Le Monde, Paris, August 1: George W. Bush just finished his second trip to Europe, but Europeans, including the French, still retain the caricature-like image they held of him during his difficult election.
The politics of Mr. Bush, each new day, reveals itself to be more and more unilateralist.
He has tried to impose his views on the subject of missile defense; he tried to win a global consensus on the struggle against global warming; he is opposed to the control of firearms trafficking and laundering of dirty money.
European Union: Twelve years after the end of the Communist Bloc, faced with a European Union that is no longer a simple common market, Washington can barely wait for the allies to accept its decisions.
Confronted by stubborn allies, Mr. Bush relented a bit to reaffirm his country's place in NATO by confirming the engagement of American troops in the Balkans and by giving his backing for European defense. However, he also maneuvered circuitously around Europe by avoiding its core: France and Germany.
How far can Mr. Bush press his ambitions?
Der Tagesspiegel, Berlin, July 30: The good news: They're speaking again.
The tete- & aacute;-tete between the United States and China yielded little. The point is that it took place at all. Three months ago, their relationship plummeted after the collision of their military jets over China's coastline. Each side verbally attacked the other and the two cut off much of their diplomatic contact. The quarrel paralyzed politics worldwide.
Decay: U.S. President George W. Bush had declared China a "strategic competitor." Beijing responded with stubborn nationalism. Perhaps things had to decay this badly before Washington and Beijing finally understood the world couldn't afford a serious conflict between them.
Of course, the problem's haven't disappeared with Colin Powell's visit. Missile defense, the Kyoto climate pact, human rights, the Taiwan question -- there are plenty of explosive issues. If no new crisis is to emerge as a result, China and the United States have to strengthen their diplomacy.
The Guardian, London, July 31: Canada became the first country in the world yesterday to legalize the use of cannabis by people suffering from terminal illnesses and chronic conditions. It will still be illegal to sell the drug for non medical use but patients, with the approval of physicians, will be able to grow and take the drug or appoint someone to grow it for them. Even bolder, the Canadian government is preparing to produce the drug as well as set up a research study to examine its therapeutic use. Good for Canada.
Therapeutic use: Scientific opinion remains divided over the therapeutic use of the drug. Meanwhile, our political editor reported yesterday that Prime Minister Blair had no intention of liberalizing the social use of any drugs. Reformers should not get too depressed. This reform will not be driven by politicians, but the police and public.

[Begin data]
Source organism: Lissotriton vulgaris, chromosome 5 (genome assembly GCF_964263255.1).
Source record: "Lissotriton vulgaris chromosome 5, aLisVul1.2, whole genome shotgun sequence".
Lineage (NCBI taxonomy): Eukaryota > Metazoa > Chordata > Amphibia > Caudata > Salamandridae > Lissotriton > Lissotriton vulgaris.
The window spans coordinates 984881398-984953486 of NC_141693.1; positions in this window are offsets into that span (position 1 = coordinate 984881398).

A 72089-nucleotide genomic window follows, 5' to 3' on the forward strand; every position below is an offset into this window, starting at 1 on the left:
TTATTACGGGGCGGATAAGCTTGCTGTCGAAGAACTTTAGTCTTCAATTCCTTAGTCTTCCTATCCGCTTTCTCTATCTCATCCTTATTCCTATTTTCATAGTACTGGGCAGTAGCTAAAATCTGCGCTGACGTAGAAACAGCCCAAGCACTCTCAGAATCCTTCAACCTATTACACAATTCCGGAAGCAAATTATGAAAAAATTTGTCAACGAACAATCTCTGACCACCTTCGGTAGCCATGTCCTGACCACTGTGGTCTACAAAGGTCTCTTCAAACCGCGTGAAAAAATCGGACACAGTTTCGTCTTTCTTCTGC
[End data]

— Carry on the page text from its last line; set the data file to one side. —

The Metropolitan Police is already experimenting with decriminalizing cannabis in Brixton. For good reasons. A cannabis arrest can take two officers off the street for five hours and end up costing 10,000 pounds ($16,000) in court time. Opinion polls show that half of all adults -- let alone young people -- believe cannabis should not be illegal and 99 percent think it should have the lowest police priority. The Brixton pilot should prove the correctness of these polls.
Bangkok Post, July 31: The forces behind the growing crop of poppies in the Colombian highlands are currently expanding the country's huge trade in cocaine and heroin. They also happen to be the leftist forces which have waged a long and deadly war in Colombia for years. Bogota's recent actions play into the rebels' hands both in the drug and political wars.
Herbicides: Indian and independent sources say the government has begun spraying the opium crops with herbicides. The Indian farmers oppose the spraying in principle, but their main complaint is serious. Government planes are allegedly dumping herbicides on ordinary crops as well. This puts the entire highly promising campaign against heroin in Colombia under a cloud and for no good reason.
If applied correctly, crop substitution can wipe out all commercial opium. Farmers will move to more profitable and safer crops. We already know this can happen because it has happened in Thailand.
Asahi Shimbun, Tokyo, July 28: Apart from the rancor that Prime Minister Junichiro Koizumi's visit to Yasukuni would generate, Japan's diplomatic relations with its neighbors are strained these days because of revisionist history in public school textbooks and other issues. If Koizumi visits Yasukuni, relations are certain to become even cooler.
Religious belief: Koizumi observed that it is a popular sentiment to believe that even executed Class-A war criminals would attain Buddhist enlightenment in the afterlife, but that is simply his personal religious belief. The people of neighboring nations still suffer the emotional and physical wounds of war, and some are concerned that Japan might forget its history and begin anew to act with arrogance and recklessness in Asia.
Public acts that ignore the feelings of our neighbors will hurt Japan's global image and damage our national interests. Koizumi seems to be utterly lacking in such empathy.
There is a distinction between holding personal beliefs and insisting that those beliefs are the only true beliefs. Koizumi should cancel his visit to Yasukuni Shrine.